European Journal of Pediatrics

, Volume 173, Issue 7, pp 871–878

The burden of pneumococcal meningitis in Austrian children between 2001 and 2008

  • D. S. Klobassa
  • B. Zoehrer
  • M. Paulke-Korinek
  • U. Gruber-Sedlmayr
  • K. Pfurtscheller
  • V. Strenger
  • A. Sonnleitner
  • R. Kerbl
  • B. Ausserer
  • W. Arocker
  • W. Kaulfersch
  • B. Hausberger
  • B. Covi
  • F. Eitelberger
  • A. Vécsei
  • B. Simma
  • R. Birnbacher
  • H. Kurz
  • K. Zwiauer
  • D. Weghuber
  • S. Heuberger
  • F. Quehenberger
  • H. Kollaritsch
  • W. Zenz
Original Article

Abstract

The present study was conducted to evaluate the burden of pneumococcal meningitis in Austrian children between 2001 and 2008. Clinical outcome was retrospectively analyzed both on discharge and on follow-up investigations. This study was based on a prospective multicentre surveillance study on hospitalized invasive pneumococcal infections in Austrian children with a total annual “study population” of about 399,000 children aged below 5 years per year. Between 2001 and 2008, 74 cases of pneumococcal meningitis were identified in children aged below 5 years. The mean annual incidence rate for pneumococcal meningitis was 2.3 per 100,000 children in this age group. In 57/74 children (mean age on admission 14.5 ± 13.3 months), outcome data on hospital discharge were available: 5 deaths (8.8 %), 20 children (35.1 %) with sequelae and 32 children (56.1 %) without sequelae were observed. Sequelae on discharge included motor impairment in 8 children (14.0 %), hearing impairment in 9 children (15.8 %) and/or other complications in 14 children (24.6 %). In 7/8 children with motor deficits, matching cerebral lesions were identified by neuroimaging: cerebral infarction in five children, cerebral vasculitis and cerebral abscess in one child each. In 40/57 children, long-term outcome (18.9 ± 20.2 months after discharge) could be assessed: 1 child (2.5 %) died 9 months after hospital discharge, 11 children (27.5 %) had one or two long-term sequelae and 28 children (70.0 %) had no sequelae. Long-term sequelae included motor impairment in three children (7.5 %), hearing impairment in nine children (22.5 %) and other deficits in two children (5.0 %). Conclusion: Our study confirms that pneumococcal meningitis causes high mortality and severe long-term sequelae. On long-term follow-up, we observed improvements of motor impairment, but not of hearing impairment.

Keywords

Bacterial meningitis Streptococcus pneumoniae Pneumococcal disease Children Long-term outcome Long-term sequelae 

Supplementary material

431_2013_2260_MOESM1_ESM.pdf (15 kb)
Table 2Cerebral lesions with focal neurological deficits as complication of pneumococcal meningitis (PDF 14 kb)

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Copyright information

© Springer-Verlag Berlin Heidelberg 2014

Authors and Affiliations

  • D. S. Klobassa
    • 1
  • B. Zoehrer
    • 1
  • M. Paulke-Korinek
    • 2
  • U. Gruber-Sedlmayr
    • 1
  • K. Pfurtscheller
    • 3
  • V. Strenger
    • 1
  • A. Sonnleitner
    • 1
  • R. Kerbl
    • 4
  • B. Ausserer
    • 5
  • W. Arocker
    • 6
  • W. Kaulfersch
    • 7
  • B. Hausberger
    • 8
  • B. Covi
    • 9
  • F. Eitelberger
    • 10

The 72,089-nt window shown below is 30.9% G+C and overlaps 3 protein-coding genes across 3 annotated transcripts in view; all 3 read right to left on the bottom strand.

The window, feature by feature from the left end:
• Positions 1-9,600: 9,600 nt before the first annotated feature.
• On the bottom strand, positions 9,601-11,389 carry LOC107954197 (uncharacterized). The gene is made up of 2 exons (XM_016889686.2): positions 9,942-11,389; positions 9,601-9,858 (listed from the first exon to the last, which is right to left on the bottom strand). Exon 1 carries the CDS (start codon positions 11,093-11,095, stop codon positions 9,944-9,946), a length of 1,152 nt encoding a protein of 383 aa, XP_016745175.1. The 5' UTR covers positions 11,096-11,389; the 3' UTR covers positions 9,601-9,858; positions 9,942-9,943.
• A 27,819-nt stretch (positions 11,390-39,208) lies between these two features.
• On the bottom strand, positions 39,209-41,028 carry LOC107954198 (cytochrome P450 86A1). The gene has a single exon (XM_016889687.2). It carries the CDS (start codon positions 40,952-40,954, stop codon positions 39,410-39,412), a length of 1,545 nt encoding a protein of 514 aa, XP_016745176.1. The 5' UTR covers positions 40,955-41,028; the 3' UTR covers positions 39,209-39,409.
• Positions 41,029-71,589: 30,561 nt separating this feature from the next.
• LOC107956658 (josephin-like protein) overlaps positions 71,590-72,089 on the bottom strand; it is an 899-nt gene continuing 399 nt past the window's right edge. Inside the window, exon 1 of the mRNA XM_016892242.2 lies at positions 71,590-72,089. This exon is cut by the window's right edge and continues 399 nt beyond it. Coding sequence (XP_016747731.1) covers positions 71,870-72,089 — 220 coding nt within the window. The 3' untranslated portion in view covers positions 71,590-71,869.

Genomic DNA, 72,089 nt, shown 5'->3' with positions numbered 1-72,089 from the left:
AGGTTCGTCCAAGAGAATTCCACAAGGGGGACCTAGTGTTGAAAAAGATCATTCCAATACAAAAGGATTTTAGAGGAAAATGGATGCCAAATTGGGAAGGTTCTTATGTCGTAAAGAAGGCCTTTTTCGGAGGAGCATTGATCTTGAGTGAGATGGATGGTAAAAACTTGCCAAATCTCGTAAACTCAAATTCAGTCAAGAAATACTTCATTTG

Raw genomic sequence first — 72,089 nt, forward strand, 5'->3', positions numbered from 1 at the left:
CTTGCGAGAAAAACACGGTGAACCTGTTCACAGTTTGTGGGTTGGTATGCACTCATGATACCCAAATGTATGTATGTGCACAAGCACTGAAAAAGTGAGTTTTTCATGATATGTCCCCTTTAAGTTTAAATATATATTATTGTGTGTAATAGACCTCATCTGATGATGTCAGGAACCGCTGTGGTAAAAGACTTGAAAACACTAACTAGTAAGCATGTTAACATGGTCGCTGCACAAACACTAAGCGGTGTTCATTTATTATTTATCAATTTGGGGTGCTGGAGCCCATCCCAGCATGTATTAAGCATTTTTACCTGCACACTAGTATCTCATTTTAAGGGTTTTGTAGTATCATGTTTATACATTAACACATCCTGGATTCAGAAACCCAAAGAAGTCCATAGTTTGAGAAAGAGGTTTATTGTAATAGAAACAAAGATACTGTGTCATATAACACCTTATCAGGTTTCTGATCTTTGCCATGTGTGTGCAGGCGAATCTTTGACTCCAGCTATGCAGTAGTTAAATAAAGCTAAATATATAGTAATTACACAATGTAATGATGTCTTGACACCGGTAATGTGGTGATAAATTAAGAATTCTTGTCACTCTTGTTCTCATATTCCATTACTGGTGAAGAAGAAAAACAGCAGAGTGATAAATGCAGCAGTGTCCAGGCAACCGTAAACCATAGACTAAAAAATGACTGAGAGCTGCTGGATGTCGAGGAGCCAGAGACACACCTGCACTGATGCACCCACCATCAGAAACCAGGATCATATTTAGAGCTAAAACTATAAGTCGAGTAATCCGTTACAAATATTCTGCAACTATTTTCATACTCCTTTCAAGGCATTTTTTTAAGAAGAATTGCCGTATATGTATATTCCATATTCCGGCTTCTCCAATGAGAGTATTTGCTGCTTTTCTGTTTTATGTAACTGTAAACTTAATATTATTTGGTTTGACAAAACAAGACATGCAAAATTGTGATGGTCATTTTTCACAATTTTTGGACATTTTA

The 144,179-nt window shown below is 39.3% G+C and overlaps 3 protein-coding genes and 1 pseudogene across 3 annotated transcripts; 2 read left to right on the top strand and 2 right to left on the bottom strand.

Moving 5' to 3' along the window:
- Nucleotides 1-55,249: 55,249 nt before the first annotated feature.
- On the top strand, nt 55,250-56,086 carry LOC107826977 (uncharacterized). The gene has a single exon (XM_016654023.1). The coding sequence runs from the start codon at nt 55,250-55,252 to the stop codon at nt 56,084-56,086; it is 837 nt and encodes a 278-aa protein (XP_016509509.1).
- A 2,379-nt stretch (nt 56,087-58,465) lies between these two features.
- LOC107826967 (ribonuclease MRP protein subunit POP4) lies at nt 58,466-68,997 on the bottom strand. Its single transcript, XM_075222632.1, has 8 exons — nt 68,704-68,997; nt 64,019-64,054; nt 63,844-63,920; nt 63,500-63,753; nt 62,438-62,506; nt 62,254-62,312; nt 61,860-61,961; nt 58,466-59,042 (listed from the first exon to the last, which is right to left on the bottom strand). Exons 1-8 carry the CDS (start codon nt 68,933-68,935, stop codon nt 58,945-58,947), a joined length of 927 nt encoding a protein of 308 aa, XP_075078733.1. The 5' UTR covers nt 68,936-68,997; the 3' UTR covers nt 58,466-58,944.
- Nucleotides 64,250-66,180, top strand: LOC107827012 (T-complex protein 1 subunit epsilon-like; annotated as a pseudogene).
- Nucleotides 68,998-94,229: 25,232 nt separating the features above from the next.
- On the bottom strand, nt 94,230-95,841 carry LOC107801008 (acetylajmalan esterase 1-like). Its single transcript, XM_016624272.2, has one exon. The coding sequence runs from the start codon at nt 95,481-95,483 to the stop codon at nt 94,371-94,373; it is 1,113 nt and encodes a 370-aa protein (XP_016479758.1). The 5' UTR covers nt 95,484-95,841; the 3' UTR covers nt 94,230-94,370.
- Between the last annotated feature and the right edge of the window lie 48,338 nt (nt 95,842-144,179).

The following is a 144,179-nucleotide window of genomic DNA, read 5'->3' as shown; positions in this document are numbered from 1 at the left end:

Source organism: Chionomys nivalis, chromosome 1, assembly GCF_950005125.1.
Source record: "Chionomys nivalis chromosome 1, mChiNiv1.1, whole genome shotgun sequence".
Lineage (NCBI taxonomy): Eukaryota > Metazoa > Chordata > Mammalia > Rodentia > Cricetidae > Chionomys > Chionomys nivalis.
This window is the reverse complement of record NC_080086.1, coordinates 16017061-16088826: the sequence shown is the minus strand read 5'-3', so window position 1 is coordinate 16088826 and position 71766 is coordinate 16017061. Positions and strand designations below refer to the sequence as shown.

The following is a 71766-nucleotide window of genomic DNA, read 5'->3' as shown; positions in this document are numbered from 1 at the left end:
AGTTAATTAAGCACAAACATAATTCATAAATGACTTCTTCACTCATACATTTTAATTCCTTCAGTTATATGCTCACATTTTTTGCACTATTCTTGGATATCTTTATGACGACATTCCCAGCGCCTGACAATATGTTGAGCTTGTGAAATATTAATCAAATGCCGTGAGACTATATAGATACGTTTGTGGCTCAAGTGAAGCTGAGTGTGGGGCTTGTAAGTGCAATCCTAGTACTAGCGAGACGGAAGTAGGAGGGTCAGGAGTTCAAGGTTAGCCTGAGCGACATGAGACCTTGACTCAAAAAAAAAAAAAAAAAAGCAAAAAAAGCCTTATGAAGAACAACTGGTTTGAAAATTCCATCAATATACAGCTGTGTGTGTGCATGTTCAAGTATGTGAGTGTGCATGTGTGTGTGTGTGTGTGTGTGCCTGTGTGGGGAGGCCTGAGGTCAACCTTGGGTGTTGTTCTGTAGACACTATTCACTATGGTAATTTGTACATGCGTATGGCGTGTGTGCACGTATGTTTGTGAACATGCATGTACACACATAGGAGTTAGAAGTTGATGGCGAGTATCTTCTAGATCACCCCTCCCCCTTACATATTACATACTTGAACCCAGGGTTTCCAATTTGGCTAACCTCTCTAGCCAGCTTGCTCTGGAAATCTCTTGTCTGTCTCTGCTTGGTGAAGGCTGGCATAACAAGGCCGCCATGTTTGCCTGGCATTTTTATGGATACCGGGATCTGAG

• A. Vécsei
    • 11
  • B. Simma
    • 12
  • R. Birnbacher
    • 13
  • H. Kurz
    • 14
  • K. Zwiauer
    • 15
  • D. Weghuber
    • 16
  • S. Heuberger
    • 17
  • F. Quehenberger
    • 18
  • H. Kollaritsch
    • 2
  • W. Zenz
    • 1
    • 19
  1. 1.Department of General Paediatrics, University Clinic of Paediatrics and Adolescent MedicineMedical University GrazGrazAustria
  2. 2.Institute of Specific Prophylaxis and Tropical Medicine, Center for Pathophysiology, Infectiology and ImmunologyMedical University ViennaViennaAustria
  3. 3.University Clinic of Paediatrics and Adolescent MedicineMedical University GrazGrazAustria
  4. 4.Department of Paediatrics and Adolescent MedicineGeneral Hospital of LeobenLeobenAustria
  5. 5.Department of Paediatrics and Adolescent MedicineGeneral Hospital of DornbirnDornbirnAustria
  6. 6.Department of Paediatrics and Adolescent MedicineRudolfstiftung Hospital ViennaViennaAustria
  7. 7.Department of Paediatrics and Adolescent MedicineGeneral Hospital of KlagenfurtKlagenfurtAustria
  8. 8.Department of Paediatrics and Adolescent MedicineGeneral Hospital of Wiener NeustadtWiener NeustadtAustria
  9. 9.Department of Paediatrics and Adolescent MedicineMedical University InnsbruckInnsbruckAustria
  10. 10.Department of PaediatricsKlinikum Wels GrieskirchenWelsAustria
  11. 11.St. Anna Children’s Hospital, Department of PaediatricsMedical University ViennaViennaAustria
  12. 12.Department of PaediatricsAcademic Teaching Hospital FeldkirchFeldkirchAustria
  13. 13.Department of Paediatrics and Adolescent MedicineGeneral Hospital of VillachVillachAustria
  14. 14.Department of Paediatrics and Adolescent MedicineDanube HospitalViennaAustria
  15. 15.Department of Paediatric and Adolescent MedicineClinicum St. PöltenSt. PöltenAustria
  16. 16.Department of Paediatrics, Salzburger LandesklinikenParacelsus Medical UniversitySalzburgAustria
  17. 17.Austrian Agency for Health and Food SafetyGrazAustria
  18. 18.Institute of Medical Informatics, Statistics and DocumentationMedical University GrazGrazAustria
  19. 19.Research Unit Infectiology and Vaccinology, Department of General PaediatricsMedical University GrazGrazAustria

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